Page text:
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To carry out their mission, Vice President Mike Amman describes many of the ways WSGS is involved in different areas including public awareness and advocacy to show citizens how much work it takes to keep these rare barren landscapes as open areas.

"We become involved in maintaining these ecosystems through prescribed burning, mechanical treatments, and other forest management activities,” says Amman. “We’re also able to jump in on state, county, and other municipal projects where there is a gap in funding. Ongoing research projects, trap-and-transfers, and bird surveys are other ways we get involved to carry out our mission.”

gps tracking map of sharp-tailed grouse
Map depicting GPS tracking of sharptails on a property in northern Wisconsin. (Photo courtesy of Natural Resources Research Institute)

Let It Roll

The rare and unique pine-oak barren ecosystem of northwestern Wisconsin is best described as a mix of grass, woody shrubs, and scattered trees with droughty, sandy soils.

“Historically, these areas had a high fire interval where natural fires occurred often and kept these areas open,” Amman explains. “With our efforts, we’re trying to replicate these prime conditions with fire and mechanical treatments to maintain the barren landscape.”

large prescribed burn fire drone photo
The pine-oak barren ecosystem of northern Wisconsin is one that has evolved to thrive upon the influence of wildfires; now habitat management in this unique landscape is supported through prescribed burning programs. (Photo By: Mike Amman, WSGS)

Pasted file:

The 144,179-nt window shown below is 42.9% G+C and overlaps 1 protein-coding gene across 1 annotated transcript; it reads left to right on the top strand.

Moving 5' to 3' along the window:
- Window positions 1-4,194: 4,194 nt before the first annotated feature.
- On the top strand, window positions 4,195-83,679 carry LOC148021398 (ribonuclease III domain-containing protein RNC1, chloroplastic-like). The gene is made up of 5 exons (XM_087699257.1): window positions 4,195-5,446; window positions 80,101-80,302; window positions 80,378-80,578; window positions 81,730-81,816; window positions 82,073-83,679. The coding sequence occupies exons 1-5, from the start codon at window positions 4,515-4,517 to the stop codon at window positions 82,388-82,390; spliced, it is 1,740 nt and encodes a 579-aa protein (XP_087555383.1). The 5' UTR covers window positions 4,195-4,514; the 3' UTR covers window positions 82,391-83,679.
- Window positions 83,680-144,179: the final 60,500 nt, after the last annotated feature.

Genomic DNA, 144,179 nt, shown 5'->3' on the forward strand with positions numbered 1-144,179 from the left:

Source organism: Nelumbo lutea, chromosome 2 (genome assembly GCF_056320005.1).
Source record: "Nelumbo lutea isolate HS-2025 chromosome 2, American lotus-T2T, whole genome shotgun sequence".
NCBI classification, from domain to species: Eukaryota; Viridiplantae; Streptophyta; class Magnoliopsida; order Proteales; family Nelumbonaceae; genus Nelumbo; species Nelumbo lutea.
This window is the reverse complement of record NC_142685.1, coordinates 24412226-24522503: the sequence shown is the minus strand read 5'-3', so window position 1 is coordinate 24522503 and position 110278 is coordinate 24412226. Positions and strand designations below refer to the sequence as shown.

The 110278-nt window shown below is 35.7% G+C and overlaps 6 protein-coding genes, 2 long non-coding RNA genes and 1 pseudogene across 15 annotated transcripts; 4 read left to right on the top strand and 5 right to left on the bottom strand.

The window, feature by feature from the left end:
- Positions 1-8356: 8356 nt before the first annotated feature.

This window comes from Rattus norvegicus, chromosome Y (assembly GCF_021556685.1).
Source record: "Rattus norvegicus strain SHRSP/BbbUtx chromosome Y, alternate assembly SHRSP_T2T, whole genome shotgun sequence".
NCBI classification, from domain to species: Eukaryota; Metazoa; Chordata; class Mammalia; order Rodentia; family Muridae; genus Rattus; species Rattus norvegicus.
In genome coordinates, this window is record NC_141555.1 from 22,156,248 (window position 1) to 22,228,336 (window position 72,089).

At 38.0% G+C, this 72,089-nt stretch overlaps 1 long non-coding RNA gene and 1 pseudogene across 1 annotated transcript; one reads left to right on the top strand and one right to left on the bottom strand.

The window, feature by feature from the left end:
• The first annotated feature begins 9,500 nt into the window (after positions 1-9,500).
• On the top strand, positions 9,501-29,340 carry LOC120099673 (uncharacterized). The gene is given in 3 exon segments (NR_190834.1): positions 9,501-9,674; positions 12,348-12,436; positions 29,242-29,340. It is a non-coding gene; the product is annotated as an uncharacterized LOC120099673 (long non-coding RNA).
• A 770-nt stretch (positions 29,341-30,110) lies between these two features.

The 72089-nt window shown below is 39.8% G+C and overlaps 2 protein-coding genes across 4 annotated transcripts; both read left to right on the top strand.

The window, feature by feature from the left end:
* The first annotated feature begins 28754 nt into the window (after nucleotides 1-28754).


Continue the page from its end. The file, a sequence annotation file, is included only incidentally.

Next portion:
Amman (also a Bayfield County forester), explained how the “Rolling Barrens” program, in partnership with the WDNR, is proving to gain vital habitat while allowing county forest programs to make money though timber harvests in several northwestern Wisconsin counties. He describes the Rolling Barrens concept as having a permanent core barren area with large-scale adjacent properties that serve to compliment the core.

“These Rolling Barrens provide the county an opportunity to grow trees but also provide a window of time and opportunity for optimal habitat for sharp-tailed grouse and other barren species,” says Amman. “We can hold birds on these properties and still have a working forestland.”

With this smaller subset population of sharptail that are isolated and largely cut off from other populations in the Midwest, this working solution could prove critical in the long run to offer important habitat, connect islands of habitat, and create habitat corridors for birds to disperse into new areas and expand their genetic diversity to sustain their population in northern Wisconsin.